The ongoing investigation into the February death of crew member Sarah Jones on the Georgia set of Midnight Rider was turned over this morning to the Wayne County District Attorney’s office by the Wayne County Sheriff’s office, the local authority that has been investigating the 27-year-old camera assistant’s death. They will be discussing the case with state authorities who will then take the matter under consideration whether to pursue criminal charges. According to Sheriff John Carter: “We just turned everything over to the District Attorney, and it will be up to her office to look it over and decide whether or not the case will go to a grand jury. Our detective interviewed everyone he could on this case.” The detective on the case was Joe Gardner; the Wayne County D.A. is Jackie Johnson. Carter would not say what course of action their office is recommending. According to a spokesman for the D.A.’s office, they plan to review the investigative materials. That will be done, of course, to decide whether this rises to the level of criminality. “We will assess from our end what we need to do,” said the spokesman. “It may take a few days or longer (because) we want to be fair to the process.”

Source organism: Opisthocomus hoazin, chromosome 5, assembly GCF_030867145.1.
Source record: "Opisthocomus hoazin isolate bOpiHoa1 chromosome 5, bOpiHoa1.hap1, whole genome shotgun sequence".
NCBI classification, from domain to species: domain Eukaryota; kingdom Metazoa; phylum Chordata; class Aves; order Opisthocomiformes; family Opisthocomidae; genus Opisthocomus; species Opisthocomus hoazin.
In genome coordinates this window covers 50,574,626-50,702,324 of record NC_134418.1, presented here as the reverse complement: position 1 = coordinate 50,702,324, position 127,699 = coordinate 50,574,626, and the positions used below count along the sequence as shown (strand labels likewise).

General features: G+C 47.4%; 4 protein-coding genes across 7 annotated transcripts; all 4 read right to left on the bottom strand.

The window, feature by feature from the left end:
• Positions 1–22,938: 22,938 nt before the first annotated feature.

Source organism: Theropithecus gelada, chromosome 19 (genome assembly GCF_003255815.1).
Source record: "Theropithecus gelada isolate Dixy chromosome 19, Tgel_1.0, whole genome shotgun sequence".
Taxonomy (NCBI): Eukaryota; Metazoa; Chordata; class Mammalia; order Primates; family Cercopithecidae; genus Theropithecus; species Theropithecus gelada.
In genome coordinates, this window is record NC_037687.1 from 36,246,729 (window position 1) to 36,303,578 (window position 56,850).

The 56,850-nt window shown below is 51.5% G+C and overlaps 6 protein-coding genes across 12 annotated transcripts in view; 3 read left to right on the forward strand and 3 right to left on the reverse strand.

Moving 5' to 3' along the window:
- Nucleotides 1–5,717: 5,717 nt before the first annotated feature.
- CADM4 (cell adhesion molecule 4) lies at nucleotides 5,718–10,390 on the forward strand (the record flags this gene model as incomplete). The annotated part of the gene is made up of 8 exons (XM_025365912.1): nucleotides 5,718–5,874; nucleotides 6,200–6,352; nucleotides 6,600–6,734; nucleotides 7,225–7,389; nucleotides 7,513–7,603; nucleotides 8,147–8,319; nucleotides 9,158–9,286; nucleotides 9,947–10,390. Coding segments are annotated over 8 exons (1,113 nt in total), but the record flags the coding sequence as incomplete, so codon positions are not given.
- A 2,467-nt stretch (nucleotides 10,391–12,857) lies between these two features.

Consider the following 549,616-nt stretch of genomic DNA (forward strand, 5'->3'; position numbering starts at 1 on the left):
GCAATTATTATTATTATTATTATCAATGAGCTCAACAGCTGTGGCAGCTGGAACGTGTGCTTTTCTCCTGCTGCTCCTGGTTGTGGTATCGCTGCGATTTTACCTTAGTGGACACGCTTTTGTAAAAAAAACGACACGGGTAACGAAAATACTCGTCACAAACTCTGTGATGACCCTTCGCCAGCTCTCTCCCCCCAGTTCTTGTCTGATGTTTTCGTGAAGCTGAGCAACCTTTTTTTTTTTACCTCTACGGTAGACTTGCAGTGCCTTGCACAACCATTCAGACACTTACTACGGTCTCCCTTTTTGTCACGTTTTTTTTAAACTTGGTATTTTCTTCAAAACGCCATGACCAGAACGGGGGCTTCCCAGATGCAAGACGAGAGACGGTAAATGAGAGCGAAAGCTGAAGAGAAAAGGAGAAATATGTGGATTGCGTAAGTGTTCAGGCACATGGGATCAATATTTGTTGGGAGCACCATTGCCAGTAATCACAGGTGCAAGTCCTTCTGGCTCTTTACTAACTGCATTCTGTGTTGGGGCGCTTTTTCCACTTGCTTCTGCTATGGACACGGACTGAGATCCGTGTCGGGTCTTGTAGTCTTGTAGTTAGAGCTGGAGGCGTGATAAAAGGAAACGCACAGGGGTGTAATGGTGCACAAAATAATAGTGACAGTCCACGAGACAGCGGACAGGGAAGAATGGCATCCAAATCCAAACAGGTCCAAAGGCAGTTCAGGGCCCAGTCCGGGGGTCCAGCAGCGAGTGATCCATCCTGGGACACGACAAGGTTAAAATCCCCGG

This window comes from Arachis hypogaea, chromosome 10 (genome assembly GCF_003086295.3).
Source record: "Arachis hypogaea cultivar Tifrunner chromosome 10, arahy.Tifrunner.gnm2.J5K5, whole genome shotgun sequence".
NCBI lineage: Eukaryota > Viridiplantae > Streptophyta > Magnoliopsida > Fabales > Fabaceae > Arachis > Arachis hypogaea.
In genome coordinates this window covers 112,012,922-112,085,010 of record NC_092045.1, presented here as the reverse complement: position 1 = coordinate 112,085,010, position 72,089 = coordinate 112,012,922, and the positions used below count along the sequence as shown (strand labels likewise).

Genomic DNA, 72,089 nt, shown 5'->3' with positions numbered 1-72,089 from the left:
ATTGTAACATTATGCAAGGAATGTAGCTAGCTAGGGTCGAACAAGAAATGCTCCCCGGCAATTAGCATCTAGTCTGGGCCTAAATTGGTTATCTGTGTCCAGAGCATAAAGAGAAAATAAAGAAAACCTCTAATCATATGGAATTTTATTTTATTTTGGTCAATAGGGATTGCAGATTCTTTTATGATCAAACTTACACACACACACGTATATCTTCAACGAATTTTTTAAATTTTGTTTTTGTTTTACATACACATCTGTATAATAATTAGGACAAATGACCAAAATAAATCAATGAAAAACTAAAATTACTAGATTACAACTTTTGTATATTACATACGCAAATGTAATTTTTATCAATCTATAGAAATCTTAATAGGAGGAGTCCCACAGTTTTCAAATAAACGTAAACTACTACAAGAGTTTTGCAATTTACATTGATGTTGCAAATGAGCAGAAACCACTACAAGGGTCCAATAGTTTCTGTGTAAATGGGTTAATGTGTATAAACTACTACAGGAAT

Investigations are also ongoing on the federal level via the National Transportation Safety Board, Occupational Safety and Health Administration, the Federal Railroad Administration and Georgia Bureau Of Investigation.
This comes as crew around Los Angeles have gotten word that director Randall Miller and his crew were returning to LA for pre-production on Midnight Rider in hopes to finish their film about the life of rocker Gregg Allman. Deadline broke the news last week that Miller and his Unclaimed Freight banner were trying to resume filming. The decision to continue with the film has prompted a flurry of tweets to Allman and has given rise to a new Facebook page called “I REFUSE to work on Midnight Rider” which has grown to 5,692 people.